The upper Midwest just got clobbered by a doozy of a Panhandle Hook dumping plenty of snow followed by some serious winds gusting to 50mph (80kph). I work the weekends, so I had the pleasure of driving through all this at 4am this morning. Now the signs were clear – NOAA has been preaching this storm all week – heavy snow, bitter temps, massive winds. Its gonna be brutal. The troopers are adamant – no travel unless you have to. Again and Again the mantra is clear – be prepared, be careful, take precautions.
I have almost no choice – I have a job to do and a team to lead, but I know the drill. I own an AWD Subaru. I mount dedicated snow tires. I leave with plenty of time, wearing enough fleece line gore tex and merino wool that I could have walked the 20 miles to work if I had to. And in case I do need to, I put snow shoes, flashlights and some food in the car. My wife hands me some water as I walk out the door. I fill the gas tank and put a heavy winter camping sleeping bad in the car in case I bin it and it takes a while for help to arrive. Heck, I’ve taken performance driving classes and raced cars in my past; I know the limits of my abilities and my vehicle. I am not self sufficient, but I am prepared for the reasonable issues that I may face. I will be in a bad way if I wrap my Forester around a tree, so I drive slow to ensure that never happens. But if I ditch it or get caught in a drift I will be fine for a day or two which is 4x longer than I will need to be. I have added a significant amount of resiliency and self reliance to my treacherous commute.
While gassing up, I see 3 different cars pull up and people run into the store wearing track pants and sneakers or flats and a dress. I went to school in South Dakota… weather will kill you dead in minutes out there in winter and people like this would literally get talked to for endangering themselves and others by their lack of preparedness (in South Dakota you have to pay for your own rescue if you are dumb enough to get into trouble in a winter storm). On the commute home the drifting was intense as the Alberta air was blowing down in full force. The roads were clear when blocked by woods, but hit a field and the drifts were very real, and the roads glare ice. The troopers knew this and had gotten sick enough of pulling people out all damn day that they towed out a 12′ tall flashing neon sign telling people to SLOW DOWN: HAZARDOUS DRIFTING ahead. Sure enough – it got BAD about .5 miles later. I lifted off the throttle, hit the hazard lights, and slowed to 30mph. Then, predictably, three cars blew by me 1…2…3…. the first hit the drift, braked and of course started to spin on the ice as the weight lifted off the rear of the vehicle. Of course the next two did the same and they all hit the ditch 1… 2… 3…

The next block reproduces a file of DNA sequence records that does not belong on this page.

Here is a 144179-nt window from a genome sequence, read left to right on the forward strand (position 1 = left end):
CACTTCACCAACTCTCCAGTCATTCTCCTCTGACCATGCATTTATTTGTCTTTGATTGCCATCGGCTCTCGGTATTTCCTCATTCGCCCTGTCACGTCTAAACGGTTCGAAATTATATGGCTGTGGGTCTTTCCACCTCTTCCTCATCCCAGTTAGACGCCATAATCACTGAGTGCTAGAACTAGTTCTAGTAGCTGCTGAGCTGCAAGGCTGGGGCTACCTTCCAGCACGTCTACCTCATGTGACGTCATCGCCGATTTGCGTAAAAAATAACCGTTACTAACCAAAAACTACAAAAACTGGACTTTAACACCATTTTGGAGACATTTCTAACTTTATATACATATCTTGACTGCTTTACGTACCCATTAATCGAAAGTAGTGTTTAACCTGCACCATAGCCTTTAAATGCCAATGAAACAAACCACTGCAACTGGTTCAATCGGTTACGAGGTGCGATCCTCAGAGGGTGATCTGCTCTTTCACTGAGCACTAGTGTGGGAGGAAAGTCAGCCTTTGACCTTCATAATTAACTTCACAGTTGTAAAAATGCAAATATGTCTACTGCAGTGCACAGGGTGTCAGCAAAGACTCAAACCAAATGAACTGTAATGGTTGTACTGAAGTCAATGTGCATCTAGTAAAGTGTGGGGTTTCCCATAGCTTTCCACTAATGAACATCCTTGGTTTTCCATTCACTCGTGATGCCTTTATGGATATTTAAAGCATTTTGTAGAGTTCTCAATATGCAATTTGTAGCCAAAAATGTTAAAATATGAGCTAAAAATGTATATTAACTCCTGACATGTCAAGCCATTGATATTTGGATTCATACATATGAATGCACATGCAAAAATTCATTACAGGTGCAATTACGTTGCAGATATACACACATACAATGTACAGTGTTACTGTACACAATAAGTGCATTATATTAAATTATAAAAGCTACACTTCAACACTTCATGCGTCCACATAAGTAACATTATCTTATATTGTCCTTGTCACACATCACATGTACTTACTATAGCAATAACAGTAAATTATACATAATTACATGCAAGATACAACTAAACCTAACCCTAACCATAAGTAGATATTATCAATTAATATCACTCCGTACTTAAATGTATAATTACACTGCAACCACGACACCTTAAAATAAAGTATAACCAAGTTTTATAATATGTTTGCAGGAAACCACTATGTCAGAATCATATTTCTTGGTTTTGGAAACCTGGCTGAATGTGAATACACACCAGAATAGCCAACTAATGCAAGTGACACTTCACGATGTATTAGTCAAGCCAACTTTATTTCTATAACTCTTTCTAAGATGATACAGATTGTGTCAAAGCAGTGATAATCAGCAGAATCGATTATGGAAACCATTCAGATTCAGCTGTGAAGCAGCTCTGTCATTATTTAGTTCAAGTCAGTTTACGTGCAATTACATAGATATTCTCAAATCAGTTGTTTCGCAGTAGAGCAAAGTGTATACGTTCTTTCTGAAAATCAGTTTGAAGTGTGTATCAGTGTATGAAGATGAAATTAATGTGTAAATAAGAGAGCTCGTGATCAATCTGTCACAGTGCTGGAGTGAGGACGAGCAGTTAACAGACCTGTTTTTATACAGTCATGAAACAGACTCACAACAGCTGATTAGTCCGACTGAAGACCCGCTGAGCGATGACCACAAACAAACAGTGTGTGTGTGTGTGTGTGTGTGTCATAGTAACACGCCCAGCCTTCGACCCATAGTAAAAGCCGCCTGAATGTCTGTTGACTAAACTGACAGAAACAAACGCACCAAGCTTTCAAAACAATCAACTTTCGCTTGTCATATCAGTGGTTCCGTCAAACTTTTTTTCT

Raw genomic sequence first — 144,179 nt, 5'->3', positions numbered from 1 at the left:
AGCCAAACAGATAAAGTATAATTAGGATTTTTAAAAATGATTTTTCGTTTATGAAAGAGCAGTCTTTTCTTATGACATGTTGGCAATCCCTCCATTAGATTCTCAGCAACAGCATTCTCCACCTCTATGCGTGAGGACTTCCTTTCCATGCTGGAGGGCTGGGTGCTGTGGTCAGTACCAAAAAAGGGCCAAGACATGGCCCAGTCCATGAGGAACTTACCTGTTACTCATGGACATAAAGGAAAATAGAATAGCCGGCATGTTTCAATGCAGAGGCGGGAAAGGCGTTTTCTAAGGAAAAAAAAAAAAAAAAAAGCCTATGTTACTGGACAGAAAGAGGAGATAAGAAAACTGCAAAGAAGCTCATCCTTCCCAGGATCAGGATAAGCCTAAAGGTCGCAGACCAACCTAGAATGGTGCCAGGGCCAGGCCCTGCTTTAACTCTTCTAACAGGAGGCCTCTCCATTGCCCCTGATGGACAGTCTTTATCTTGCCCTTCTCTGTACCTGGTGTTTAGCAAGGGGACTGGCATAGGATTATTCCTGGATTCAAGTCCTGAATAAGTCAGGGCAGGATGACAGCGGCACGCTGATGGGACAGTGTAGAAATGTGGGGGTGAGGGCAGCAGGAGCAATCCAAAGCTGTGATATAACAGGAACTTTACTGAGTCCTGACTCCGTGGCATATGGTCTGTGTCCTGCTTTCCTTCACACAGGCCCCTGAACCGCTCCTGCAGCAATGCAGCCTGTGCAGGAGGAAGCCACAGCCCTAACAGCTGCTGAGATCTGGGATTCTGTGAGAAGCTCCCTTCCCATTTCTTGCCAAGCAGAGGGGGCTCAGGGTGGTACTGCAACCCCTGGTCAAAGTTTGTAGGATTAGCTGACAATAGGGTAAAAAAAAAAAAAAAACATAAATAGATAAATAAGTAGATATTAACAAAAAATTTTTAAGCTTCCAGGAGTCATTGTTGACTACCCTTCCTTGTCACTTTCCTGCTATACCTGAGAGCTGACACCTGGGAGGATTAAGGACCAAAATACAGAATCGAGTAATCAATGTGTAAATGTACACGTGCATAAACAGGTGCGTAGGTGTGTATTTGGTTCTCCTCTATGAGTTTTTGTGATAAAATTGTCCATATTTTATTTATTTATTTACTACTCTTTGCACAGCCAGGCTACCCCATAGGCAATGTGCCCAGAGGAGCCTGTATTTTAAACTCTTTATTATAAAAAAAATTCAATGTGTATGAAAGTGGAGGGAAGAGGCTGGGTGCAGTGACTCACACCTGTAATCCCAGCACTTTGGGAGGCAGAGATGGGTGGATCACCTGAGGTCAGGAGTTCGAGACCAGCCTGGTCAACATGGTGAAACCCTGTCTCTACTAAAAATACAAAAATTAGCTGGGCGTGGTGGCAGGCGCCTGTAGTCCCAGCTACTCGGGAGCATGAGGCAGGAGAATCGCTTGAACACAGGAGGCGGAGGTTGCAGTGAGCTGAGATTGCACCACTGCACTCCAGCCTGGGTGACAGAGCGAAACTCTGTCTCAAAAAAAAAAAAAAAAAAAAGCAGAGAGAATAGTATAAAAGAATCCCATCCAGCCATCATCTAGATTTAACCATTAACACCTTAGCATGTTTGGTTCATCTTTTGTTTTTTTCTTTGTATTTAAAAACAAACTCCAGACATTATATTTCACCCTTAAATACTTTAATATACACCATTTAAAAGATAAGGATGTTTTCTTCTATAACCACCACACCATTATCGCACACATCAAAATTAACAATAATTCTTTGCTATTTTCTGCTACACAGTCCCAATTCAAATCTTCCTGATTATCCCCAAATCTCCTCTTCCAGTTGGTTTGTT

I pulled over and ensured that they were all ok and were able to call for a tow and then I drove on struck again by how surprised each of them were- one even muttering “what happened?” The signs were there –literally– and they failed to heed them. The conditions changed, but they failed to adjust their paradigm.
There are many lessons here. In any population there is naturally a wide array of risk aversion levels. In herbivores it is a classic tug of war between bolting at the first sign of a predator and wasting precious energy, or waiting a bit longer saving energy and perhaps even taking a few more bites of grass. Too risk averse and you can’t compete as you gradually become weaker and less able to produce. Not risk averse enough and, well, you get eaten. Mammoths in North America had evolved to regard anything smaller than a short faced bear as too small to be a threat. But when the Clovis people arrived – massing 1/4 of a bear so of course no threat at all– they were summarily wiped out in mere centuries. I was raised in an environment that valued preparedness. I have often thought that one could draw a loose, but fairly accurate, line through male society along the line of Those That Carry Pocket Knives and Those That Do Not. Go to any birthday party and when the stubborn ribbon hits, there is always one or two people there that quickly reach into their pocket to produce a small tool to do the job.
I come from a long line of knife carriers and this year my son will get his first knife – a right of passage indeed– and in a few years his younger sister will too. There are also those who went to Boy Scouts (Be Prepared!) and those who did not. The trappings really don’t matter a lick – the key point is that there are those of us that want to be READY to handle, well whatever “it” is. We are a bit more conservative, a bit more thoughtful, and a bit more diligent. We are also rarely going to be reckless and will miss out on situations that favor immediate response and action without forethought. We make shitty venture capitalists but are great in a plane crash.
I suspect that many of the readers of this blog, many of The Choir in the Energy Descent Age, are “knife carriers”. We are heading the NOAA forecast. We put the snow boots and blankets in the car. We see the troopers signs and slow down. In the coming decades we will also likely be the ones able to pull over, walk down into the ditch and rap on the window with a friendly “You OK in there?!” I salute you.
Be the Change.
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